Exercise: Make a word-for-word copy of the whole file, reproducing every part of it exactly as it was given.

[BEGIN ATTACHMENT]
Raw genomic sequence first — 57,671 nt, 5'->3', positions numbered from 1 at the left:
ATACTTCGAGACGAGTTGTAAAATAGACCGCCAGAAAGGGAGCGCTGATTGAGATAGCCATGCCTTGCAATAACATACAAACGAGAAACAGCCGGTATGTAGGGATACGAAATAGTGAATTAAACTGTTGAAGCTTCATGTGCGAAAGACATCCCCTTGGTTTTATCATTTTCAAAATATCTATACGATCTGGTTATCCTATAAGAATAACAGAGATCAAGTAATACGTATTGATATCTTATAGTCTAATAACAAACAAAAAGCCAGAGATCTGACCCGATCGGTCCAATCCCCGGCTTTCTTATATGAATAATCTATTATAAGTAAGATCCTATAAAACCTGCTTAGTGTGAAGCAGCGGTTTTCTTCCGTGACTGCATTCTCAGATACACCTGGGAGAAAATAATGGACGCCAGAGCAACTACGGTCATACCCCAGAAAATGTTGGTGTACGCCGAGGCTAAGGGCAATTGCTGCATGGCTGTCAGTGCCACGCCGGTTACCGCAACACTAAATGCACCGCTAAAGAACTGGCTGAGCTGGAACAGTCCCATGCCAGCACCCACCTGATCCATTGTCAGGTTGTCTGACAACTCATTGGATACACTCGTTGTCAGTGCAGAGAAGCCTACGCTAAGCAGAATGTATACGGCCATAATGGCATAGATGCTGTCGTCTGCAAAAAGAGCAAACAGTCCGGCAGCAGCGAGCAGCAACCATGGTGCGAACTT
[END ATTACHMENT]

Raw genomic sequence first — 57,671 nt, 5'->3', positions numbered from 1 at the left:
ATACTTCGAGACGAGTTGTAAAATAGACCGCCAGAAAGGGAGCGCTGATTGAGATAGCCATGCCTTGCAATAACATACAAACGAGAAACAGCCGGTATGTAGGGATACGAAATAGTGAATTAAACTGTTGAAGCTTCATGTGCGAAAGACATCCCCTTGGTTTTATCATTTTCAAAATATCTATACGATCTGGTTATCCTATAAGAATAACAGAGATCAAGTAATACGTATTGATATCTTATAGTCTAATAACAAACAAAAAGCCAGAGATCTGACCCGATCGGTCCAATCCCCGGCTTTCTTATATGAATAATCTATTATAAGTAAGATCCTATAAAACCTGCTTAGTGTGAAGCAGCGGTTTTCTTCCGTGACTGCATTCTCAGATACACCTGGGAGAAAATAATGGACGCCAGAGCAACTACGGTCATACCCCAGAAAATGTTGGTGTACGCCGAGGCTAAGGGCAATTGCTGCATGGCTGTCAGTGCCACGCCGGTTACCGCAACACTAAATGCACCGCTAAAGAACTGGCTGAGCTGGAACAGTCCCATGCCAGCACCCACCTGATCCATTGTCAGGTTGTCTGACAACTCATTGGATACACTCGTTGTCAGTGCAGAGAAGCCTACGCTAAGCAGAATGTATACGGCCATAATGGCATAGATGCTGTCGTCTGCAAAAAGAGCAAACAGTCCGGCAGCAGCGAGCAGCAACCATGGTGCGAACTT